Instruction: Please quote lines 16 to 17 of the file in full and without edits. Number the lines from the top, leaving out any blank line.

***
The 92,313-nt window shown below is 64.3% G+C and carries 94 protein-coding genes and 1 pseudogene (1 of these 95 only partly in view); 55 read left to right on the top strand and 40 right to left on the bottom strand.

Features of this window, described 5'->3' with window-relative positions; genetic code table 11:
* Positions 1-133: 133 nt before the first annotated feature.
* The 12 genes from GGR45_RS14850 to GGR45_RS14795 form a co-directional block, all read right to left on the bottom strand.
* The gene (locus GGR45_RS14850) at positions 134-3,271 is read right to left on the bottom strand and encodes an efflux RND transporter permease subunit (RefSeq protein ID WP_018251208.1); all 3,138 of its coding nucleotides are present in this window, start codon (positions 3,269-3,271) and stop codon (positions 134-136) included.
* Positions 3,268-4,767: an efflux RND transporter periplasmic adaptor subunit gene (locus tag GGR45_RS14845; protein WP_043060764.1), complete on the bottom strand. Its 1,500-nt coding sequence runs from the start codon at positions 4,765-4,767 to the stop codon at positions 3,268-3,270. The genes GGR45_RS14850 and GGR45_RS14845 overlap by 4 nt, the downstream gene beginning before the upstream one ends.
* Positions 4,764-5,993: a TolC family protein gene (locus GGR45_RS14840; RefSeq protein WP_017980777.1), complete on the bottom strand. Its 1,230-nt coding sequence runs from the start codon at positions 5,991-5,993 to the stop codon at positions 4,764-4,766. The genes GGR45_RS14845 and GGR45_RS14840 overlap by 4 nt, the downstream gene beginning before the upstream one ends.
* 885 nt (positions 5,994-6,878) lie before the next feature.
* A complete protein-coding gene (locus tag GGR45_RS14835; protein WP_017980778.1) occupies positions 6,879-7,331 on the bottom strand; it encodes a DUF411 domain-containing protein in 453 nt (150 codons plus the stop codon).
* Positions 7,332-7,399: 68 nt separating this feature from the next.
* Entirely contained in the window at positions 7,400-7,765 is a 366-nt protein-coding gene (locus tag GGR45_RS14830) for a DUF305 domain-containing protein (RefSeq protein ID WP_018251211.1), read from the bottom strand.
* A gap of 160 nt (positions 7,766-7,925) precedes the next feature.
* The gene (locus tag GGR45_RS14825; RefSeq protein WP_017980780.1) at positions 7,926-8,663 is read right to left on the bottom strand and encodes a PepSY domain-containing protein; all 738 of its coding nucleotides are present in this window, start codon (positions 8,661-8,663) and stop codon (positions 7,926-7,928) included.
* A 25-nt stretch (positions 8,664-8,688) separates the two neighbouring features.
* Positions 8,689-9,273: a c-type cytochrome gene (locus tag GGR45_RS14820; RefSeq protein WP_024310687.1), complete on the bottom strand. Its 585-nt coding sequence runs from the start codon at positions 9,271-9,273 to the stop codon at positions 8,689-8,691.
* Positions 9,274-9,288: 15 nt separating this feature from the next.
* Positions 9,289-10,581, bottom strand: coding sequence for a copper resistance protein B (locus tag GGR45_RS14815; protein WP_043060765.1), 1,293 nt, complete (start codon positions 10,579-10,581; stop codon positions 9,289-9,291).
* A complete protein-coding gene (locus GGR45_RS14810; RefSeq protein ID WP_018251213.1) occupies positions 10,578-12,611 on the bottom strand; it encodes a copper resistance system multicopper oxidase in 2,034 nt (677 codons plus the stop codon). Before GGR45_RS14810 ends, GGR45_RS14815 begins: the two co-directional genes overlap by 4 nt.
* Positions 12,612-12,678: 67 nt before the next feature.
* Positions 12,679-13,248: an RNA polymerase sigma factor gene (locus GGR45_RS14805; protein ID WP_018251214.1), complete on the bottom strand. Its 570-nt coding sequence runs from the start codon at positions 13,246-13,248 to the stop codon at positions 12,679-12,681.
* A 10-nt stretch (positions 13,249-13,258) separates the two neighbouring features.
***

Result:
* Positions 9,274-9,288: 15 nt separating this feature from the next.
* Positions 9,289-10,581, bottom strand: coding sequence for a copper resistance protein B (locus tag GGR45_RS14815; protein WP_043060765.1), 1,293 nt, complete (start codon positions 10,579-10,581; stop codon positions 9,289-9,291).